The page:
22 January 2017

Passage To India: The Bedlam Fellowship

The Bedlam Fellowship.

All along, I've been planning for Maria's trip to Kolkata, India, from February 16th to the 29th.  I was prepared to be something of a martyr, stoically running the farm by myself in Winter, proving that I can still handle all of the chores by myself, shovel that snow, haul that firewood, feed those animals,walk those dogs, shovel the roof, shop, shovel manure, do laundry and keep the house clean.

My testosterone told me I had to prove to myself that I still had it, I was going to be quite stoic. My editor and Maria upended those plans by meeting with me to strongly urge me to hire someone to come by every morning to do the chores and haul some wood. I protested that I could handle the farm by myself.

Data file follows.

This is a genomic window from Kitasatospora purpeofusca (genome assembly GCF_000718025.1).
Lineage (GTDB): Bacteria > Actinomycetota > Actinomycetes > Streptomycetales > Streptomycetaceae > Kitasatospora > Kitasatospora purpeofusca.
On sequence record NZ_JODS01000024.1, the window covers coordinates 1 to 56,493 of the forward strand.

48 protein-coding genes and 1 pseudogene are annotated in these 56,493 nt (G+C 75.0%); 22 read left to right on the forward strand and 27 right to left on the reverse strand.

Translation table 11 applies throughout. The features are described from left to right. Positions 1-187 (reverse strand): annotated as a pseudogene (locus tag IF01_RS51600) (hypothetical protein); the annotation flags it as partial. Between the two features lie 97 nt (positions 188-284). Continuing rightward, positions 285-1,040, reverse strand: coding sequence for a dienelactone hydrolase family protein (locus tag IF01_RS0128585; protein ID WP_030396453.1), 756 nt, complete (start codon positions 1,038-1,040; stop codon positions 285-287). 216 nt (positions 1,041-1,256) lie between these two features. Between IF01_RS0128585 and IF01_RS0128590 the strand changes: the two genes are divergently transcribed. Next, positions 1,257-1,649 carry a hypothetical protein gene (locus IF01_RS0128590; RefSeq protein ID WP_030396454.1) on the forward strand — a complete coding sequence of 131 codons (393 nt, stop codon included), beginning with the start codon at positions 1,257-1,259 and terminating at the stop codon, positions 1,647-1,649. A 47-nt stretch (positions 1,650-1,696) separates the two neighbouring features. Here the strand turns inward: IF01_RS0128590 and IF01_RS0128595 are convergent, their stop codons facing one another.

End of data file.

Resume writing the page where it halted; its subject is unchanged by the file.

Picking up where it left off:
But they both pointed out that this wasn't about my ability to handle it, rather it would be like a fellowship at one of those fancy writer's retreats where you can just focus on your work and worry about nothing else.

I needed some convincing, and got some strong-arming.  I said it felt like Downton Abbey, and they both laughed at the ludicrous comparison. These two women know me better than anyone on the earth, and the seed they planted grew and sprouted. It just took a few days for me to crack.

I came to see the idea and accept it without too much fanfare or drama. I could see it would make Maria feel easier and better about going away for two weeks, and i could see it would be a rare opportunity for me to focus on my book project – "Lessons Of Bedlam Farm," while still publishing the blog and taking photos. I won't hire anyone to do that.